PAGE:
A scatterplot displays a relationship between two sets of data. A scatterplot can also be called a scattergram or a scatter diagram.

In a scatterplot, a dot represents a single data point. With several data points graphed, a visual distribution of the data can be seen.

Depending on how tightly the points cluster together, you may be able to discern a clear trend in the data.

The closer the data points come to forming a straight line when plotted, the higher the correlation between the two variables, or the stronger the relationship.

If the data points make a straight line going from near the origin out to high *y*-values, the variables are said to have a positive correlation. If the data points start at high *y*-values on the *y*-axis and progress down to low values, the variables have a negative correlation.

An example of a situation where you might find a perfect positive correlation, as in the graph on the left above, would be if you were purchasing candy bars for $1 each. As number of candy bars increase, the amount of total cost increases.

### Hint: If you read the graph like you read a book from left to right, you can read the trend as increasing (positive) or decreasing (negative).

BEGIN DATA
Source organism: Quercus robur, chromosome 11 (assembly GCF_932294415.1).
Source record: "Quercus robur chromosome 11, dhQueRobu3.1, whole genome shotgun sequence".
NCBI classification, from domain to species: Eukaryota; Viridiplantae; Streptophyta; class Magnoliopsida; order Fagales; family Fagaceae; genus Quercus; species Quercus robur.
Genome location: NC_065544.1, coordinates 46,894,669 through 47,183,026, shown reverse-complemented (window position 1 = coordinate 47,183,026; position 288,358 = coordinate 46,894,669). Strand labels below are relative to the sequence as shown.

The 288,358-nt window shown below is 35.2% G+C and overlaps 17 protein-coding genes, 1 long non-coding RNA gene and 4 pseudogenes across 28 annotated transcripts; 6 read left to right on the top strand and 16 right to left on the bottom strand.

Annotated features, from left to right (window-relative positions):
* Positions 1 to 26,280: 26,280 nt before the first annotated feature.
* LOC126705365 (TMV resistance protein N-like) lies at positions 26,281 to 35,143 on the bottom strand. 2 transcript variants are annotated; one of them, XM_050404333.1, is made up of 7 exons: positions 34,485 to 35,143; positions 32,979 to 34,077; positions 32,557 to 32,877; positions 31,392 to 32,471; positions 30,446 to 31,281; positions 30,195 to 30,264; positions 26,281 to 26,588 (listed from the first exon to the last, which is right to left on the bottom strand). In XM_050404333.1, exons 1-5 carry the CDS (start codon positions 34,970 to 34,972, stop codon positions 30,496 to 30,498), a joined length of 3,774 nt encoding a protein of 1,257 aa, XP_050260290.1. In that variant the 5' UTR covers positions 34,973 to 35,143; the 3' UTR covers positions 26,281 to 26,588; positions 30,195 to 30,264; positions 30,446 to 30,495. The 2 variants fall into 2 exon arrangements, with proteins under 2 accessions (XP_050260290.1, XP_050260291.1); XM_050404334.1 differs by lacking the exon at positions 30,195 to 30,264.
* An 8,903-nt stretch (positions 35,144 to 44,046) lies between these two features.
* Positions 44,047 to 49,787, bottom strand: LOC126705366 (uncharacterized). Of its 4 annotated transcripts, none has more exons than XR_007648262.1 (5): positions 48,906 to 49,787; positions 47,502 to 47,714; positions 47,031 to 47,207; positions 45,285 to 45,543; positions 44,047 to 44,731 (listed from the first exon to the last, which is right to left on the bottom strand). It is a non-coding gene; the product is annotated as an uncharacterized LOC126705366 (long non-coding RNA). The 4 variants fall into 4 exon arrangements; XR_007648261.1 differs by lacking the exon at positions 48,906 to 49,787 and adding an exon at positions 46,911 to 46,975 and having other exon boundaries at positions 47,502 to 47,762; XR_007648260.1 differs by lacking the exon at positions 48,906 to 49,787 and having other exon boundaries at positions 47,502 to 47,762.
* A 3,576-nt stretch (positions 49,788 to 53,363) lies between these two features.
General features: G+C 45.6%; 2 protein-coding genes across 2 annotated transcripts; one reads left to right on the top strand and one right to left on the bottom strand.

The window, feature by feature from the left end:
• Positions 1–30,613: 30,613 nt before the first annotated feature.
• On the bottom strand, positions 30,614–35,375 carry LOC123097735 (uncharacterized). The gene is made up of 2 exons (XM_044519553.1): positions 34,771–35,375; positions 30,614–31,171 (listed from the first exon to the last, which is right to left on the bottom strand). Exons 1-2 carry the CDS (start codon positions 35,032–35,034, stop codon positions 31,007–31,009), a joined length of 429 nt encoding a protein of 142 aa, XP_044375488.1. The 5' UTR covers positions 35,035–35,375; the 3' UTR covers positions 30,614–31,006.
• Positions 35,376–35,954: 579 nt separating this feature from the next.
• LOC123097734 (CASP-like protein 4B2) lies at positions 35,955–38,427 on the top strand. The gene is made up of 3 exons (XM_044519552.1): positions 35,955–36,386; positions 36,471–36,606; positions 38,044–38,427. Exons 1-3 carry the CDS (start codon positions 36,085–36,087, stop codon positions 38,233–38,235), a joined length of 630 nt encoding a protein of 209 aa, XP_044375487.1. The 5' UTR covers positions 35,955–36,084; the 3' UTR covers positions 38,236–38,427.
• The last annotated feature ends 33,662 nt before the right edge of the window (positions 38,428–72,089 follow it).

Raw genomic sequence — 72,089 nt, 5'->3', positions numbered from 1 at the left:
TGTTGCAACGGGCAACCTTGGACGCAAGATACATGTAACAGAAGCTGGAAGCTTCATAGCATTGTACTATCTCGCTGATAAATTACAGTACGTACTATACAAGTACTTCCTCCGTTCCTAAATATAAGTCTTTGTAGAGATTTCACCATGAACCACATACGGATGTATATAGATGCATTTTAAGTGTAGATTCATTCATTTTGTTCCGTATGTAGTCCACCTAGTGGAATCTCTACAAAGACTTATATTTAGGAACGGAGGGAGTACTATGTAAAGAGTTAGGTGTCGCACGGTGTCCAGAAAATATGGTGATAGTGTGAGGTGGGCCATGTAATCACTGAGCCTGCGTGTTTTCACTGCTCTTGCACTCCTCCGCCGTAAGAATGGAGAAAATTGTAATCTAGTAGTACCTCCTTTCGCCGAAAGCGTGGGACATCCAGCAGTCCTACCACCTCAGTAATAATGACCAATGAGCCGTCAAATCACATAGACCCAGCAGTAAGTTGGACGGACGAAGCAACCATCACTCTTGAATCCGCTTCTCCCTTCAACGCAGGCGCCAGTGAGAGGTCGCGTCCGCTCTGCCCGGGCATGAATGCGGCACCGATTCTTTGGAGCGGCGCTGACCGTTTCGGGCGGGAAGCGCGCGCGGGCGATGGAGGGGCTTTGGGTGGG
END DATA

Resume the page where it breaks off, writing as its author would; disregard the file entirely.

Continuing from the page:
A situation where you might find a strong (but not perfect) positive correlation would be if you examined the number of hours students spent studying for an exam vs. the grade received. This won't be a perfect correlation because two people could spend the same amount of time studying and get different grades. But in general, the rule will hold true that as the amount of time studying increases so does the grade received.

Notice that the data points are spread out even more in these graphs. The closer the data points lie together to make a line, the higher the correlation.

In these graphs, there is still a trend in the data, so we would say that the data has a weak or *lower* correlation.

Take a look at the following graph. What do you notice?

The data points are spread out even more in this graph. This means there is no trend to the data; thus, there is no correlation.